“It is incredibly important for the future of our state and country,” said Janet Burnette, interim president at Southwestern Community College.
Donna Tipton-Rogers, Tri-County college’s president, said this particular field was especially relevant with Murphy located close to major auto manufacturers in the South.
“It fits in great,” said Tipton-Rogers.
At a press conference held at Western Carolina University last week, the $300,000 check was officially presented to the Southwestern Planning & Economic Development Commission, which will work with the community colleges to develop the training program.
Rose Johnson, president of HCC, said the ARC money would be put to work as soon as the next semester begins. In all, $794,000 will be invested in the green training initiative, with local sources making up the difference.
The Appalachian Regional Commission works to promote economic development in 13 Appalachian states.
With a persistently high unemployment rate in the area, ARC Federal Co-Chair Earl Gohl pointed out the important role of higher education in bringing prosperity here.
“In an economic recession, one point that always comes out is the level of education has a direct impact on the level of income,” said Gohl. “It’s essential for a competitive workforce to be well-trained and well-educated.”
U.S. Congressman Heath Shuler emphasized the importance of not only creating green technology, but also creating the workforce necessary to implement it locally.
“We develop it, we produce it, we sell it — all in America,” said Shuler.
Governor Bev Perdue added that the grant would help bring Western North Carolina jobseekers up to speed.
“The world has morphed,” said Perdue. “We have a really deep and abiding commitment to going green.”
The $300,000 Appalachian Regional Commission grant will help three community colleges expand training in green jobs. Here are some ideas on how they plan to use it:
• Haywood Community College plans to use its share of the grant to fund equipment and instruction for low impact development, green building technology and weatherization.
• Southwestern Community College will focus on low impact development, alternative fuels, weatherization and sustainable energy.
• Tri-County Community College will invest its grant on teaching students to work on hybrid and electric vehicles.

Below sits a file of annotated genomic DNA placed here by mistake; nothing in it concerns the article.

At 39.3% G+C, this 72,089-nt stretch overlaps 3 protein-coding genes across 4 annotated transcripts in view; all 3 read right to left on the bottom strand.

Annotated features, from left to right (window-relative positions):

As the director of Southwestern Community College’s new Plus 50 program, Michael Rich is rapidly working in the community to get his face and program recognized.
An initiative of the American Association of Community Colleges, Plus 50 focuses on learning, career development and volunteering for people older than 50. In Southwestern’s three-county service area there are more than 30,000 people older than 50.
The Southwestern Community College Board of Trustees has settled on a replacement for outgoing President Cecil Groves.
Last week, the board approved the selection of Dr. Richard Collings, president of Wayne State College in Nebraska and a former administrator at Western Carolina University, as the college’s fifth president. His hiring is contingent upon approval of the State Board of Community Colleges next month.
The board arrived at its decision after narrowing the field of candidates to four finalists, a list they elected to keep secret while their final decision was pending. The finalists were interviewed in early June.
Collings served as vice chancellor for academic affairs at Western Carolina University from 1996 to 2004. He kept his house here when moving to Nebraska and rented it out with the intention of returning one day.
“We’d always planned to come back to the community to retire. I never dreamed I’d have the opportunity to come back and work,” said Collings, who is in his early 60s.
His son lives in Jackson County as well.
Collings has spent the last six years in northeast Nebraska at a four-year college with close ties to a community college system. Wayne State College recently opened a campus that is jointly owned and operated by Northeast Community College.
“When a student comes to that campus, they won’t know the differences between the four-year and two-year school,” Collings said.
Collings has worked closely with community colleges since 1989, and those interactions have accelerated during the last six years with the partnership between Wayne State and Northeast Community College.
His experience aligning the curricula of two systems could prove useful in the relationship between SCC and WCU.
In addition, Collings said his experience working with a rural student body, a neighboring Indian tribe and a strong community college system has prepared him for the job at SCC.
Collings said he has watched developments at SCC closely.
“I’ve seen the great trajectory that SCC has taken with all of the national acclaim and the acclaim from within the community college system,” Collings said. “I knew it was a great institution when I was there.”
Among his other accomplishments at Wayne State, Collings reversed a decade-long enrollment decline, improved graduation and retention rates, and led a successful $20 million capital campaign to commemorate the college’s 100th year in service.
Conrad Burrell, chairman of the SCC Board of Trustees, noted that Collings was chosen from a pool of highly qualified national applicants.
“Although our presidential search produced many outstanding candidates, Dr. Collings was chosen because of his impressive background and credentials. We feel his experience in education and knowledge of our service area will greatly benefit the college and the communities we serve,” Burrell wrote in a prepared statement.